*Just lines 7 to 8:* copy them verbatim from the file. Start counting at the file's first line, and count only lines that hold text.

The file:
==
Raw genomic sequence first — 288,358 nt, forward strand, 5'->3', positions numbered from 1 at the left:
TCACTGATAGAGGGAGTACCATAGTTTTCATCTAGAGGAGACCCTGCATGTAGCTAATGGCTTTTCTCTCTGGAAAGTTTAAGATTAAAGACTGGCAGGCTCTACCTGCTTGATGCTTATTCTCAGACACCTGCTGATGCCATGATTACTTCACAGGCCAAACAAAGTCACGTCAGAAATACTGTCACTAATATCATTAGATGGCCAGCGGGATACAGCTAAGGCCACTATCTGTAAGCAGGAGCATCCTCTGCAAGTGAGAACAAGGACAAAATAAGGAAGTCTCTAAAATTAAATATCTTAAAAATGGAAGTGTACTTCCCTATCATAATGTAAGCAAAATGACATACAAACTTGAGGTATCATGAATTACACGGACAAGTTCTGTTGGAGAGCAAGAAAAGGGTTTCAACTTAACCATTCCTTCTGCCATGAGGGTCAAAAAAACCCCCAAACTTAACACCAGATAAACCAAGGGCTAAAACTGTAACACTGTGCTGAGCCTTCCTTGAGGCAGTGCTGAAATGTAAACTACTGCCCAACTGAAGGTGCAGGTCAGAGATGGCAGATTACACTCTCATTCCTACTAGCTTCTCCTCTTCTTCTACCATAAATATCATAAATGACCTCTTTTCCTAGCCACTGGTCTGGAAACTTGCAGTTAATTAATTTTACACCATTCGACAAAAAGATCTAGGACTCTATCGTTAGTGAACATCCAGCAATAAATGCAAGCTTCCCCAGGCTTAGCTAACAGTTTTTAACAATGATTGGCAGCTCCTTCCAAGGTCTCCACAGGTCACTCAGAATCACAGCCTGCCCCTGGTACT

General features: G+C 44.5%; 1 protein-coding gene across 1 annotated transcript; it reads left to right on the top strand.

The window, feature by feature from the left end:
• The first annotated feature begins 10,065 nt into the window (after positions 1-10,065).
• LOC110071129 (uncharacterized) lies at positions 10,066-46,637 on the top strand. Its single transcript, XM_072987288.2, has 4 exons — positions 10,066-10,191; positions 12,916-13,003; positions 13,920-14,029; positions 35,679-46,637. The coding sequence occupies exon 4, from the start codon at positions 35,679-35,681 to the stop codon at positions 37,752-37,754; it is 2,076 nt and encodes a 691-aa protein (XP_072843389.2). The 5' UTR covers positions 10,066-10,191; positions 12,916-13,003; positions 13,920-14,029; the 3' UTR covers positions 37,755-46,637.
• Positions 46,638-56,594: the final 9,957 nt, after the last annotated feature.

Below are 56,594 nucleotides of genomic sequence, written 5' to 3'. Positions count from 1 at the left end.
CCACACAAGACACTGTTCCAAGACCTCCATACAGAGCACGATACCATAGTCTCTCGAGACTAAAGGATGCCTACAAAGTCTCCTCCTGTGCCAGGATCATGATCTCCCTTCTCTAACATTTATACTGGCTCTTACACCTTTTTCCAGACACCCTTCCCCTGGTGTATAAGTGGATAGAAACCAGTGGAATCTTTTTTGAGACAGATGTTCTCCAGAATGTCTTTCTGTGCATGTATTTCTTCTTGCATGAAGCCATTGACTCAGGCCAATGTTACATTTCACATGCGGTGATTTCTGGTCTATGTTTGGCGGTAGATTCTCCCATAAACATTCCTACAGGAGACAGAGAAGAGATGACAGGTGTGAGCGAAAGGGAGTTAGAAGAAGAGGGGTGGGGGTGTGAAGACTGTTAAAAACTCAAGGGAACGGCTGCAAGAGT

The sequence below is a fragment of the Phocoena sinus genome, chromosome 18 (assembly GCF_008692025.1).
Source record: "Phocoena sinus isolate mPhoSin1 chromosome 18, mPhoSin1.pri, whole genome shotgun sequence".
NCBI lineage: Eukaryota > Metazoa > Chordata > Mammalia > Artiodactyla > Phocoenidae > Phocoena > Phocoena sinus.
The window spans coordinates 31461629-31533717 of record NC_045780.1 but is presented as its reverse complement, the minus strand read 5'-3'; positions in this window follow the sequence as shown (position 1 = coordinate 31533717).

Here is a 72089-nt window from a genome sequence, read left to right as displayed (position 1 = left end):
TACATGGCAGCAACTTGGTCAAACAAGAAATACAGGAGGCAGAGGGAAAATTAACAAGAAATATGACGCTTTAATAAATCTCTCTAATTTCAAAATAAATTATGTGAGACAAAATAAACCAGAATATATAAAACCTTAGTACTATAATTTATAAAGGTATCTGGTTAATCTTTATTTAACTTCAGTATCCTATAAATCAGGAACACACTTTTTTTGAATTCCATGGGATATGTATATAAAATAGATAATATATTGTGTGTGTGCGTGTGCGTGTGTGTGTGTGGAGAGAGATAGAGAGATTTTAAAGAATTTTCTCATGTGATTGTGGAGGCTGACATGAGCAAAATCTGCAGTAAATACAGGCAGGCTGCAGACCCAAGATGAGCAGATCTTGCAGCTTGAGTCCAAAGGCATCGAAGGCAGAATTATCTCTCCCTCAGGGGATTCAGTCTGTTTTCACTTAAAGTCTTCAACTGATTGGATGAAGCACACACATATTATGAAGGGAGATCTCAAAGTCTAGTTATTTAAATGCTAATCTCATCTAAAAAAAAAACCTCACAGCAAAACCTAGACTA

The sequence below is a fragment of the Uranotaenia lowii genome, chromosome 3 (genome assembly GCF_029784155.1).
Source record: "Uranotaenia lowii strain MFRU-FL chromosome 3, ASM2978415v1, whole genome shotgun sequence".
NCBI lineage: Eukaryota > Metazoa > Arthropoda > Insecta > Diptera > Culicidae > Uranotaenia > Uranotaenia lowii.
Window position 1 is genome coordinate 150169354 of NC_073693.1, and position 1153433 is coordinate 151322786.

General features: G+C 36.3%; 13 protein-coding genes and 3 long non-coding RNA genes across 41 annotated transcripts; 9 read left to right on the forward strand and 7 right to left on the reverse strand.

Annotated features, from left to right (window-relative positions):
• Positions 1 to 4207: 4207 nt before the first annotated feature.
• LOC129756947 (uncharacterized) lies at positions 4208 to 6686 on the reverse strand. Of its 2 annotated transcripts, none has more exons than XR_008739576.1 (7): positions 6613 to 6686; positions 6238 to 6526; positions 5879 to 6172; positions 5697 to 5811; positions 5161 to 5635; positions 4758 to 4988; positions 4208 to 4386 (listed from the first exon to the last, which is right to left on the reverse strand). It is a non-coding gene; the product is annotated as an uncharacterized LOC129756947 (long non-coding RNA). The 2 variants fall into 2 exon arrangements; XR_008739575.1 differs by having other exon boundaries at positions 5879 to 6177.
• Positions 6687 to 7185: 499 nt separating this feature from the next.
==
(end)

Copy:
• Positions 46,638-56,594: the final 9,957 nt, after the last annotated feature.

Below are 56,594 nucleotides of genomic sequence, written 5' to 3'. Positions count from 1 at the left end.